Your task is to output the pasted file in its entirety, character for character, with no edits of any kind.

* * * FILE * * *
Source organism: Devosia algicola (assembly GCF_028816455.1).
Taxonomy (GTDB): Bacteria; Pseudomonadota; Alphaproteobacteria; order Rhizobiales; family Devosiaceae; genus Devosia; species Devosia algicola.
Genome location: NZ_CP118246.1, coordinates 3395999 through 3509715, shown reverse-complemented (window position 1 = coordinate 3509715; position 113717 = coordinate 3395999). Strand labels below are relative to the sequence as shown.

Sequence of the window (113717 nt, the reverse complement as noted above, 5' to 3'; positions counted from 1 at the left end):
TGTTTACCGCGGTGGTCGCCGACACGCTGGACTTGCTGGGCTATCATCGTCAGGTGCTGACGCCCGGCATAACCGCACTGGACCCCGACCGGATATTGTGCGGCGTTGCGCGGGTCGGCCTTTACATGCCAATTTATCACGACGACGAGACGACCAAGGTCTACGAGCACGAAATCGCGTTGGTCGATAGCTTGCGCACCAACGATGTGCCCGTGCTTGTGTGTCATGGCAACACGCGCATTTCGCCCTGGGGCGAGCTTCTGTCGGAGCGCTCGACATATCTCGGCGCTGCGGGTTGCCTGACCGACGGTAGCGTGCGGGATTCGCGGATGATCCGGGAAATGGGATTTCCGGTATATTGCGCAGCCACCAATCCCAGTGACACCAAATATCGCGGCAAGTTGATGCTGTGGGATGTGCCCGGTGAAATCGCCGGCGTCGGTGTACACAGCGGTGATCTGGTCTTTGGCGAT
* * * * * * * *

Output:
Source organism: Devosia algicola (assembly GCF_028816455.1).
Taxonomy (GTDB): Bacteria; Pseudomonadota; Alphaproteobacteria; order Rhizobiales; family Devosiaceae; genus Devosia; species Devosia algicola.
Genome location: NZ_CP118246.1, coordinates 3395999 through 3509715, shown reverse-complemented (window position 1 = coordinate 3509715; position 113717 = coordinate 3395999). Strand labels below are relative to the sequence as shown.

Sequence of the window (113717 nt, the reverse complement as noted above, 5' to 3'; positions counted from 1 at the left end):
TGTTTACCGCGGTGGTCGCCGACACGCTGGACTTGCTGGGCTATCATCGTCAGGTGCTGACGCCCGGCATAACCGCACTGGACCCCGACCGGATATTGTGCGGCGTTGCGCGGGTCGGCCTTTACATGCCAATTTATCACGACGACGAGACGACCAAGGTCTACGAGCACGAAATCGCGTTGGTCGATAGCTTGCGCACCAACGATGTGCCCGTGCTTGTGTGTCATGGCAACACGCGCATTTCGCCCTGGGGCGAGCTTCTGTCGGAGCGCTCGACATATCTCGGCGCTGCGGGTTGCCTGACCGACGGTAGCGTGCGGGATTCGCGGATGATCCGGGAAATGGGATTTCCGGTATATTGCGCAGCCACCAATCCCAGTGACACCAAATATCGCGGCAAGTTGATGCTGTGGGATGTGCCCGGTGAAATCGCCGGCGTCGGTGTACACAGCGGTGATCTGGTCTTTGGCGAT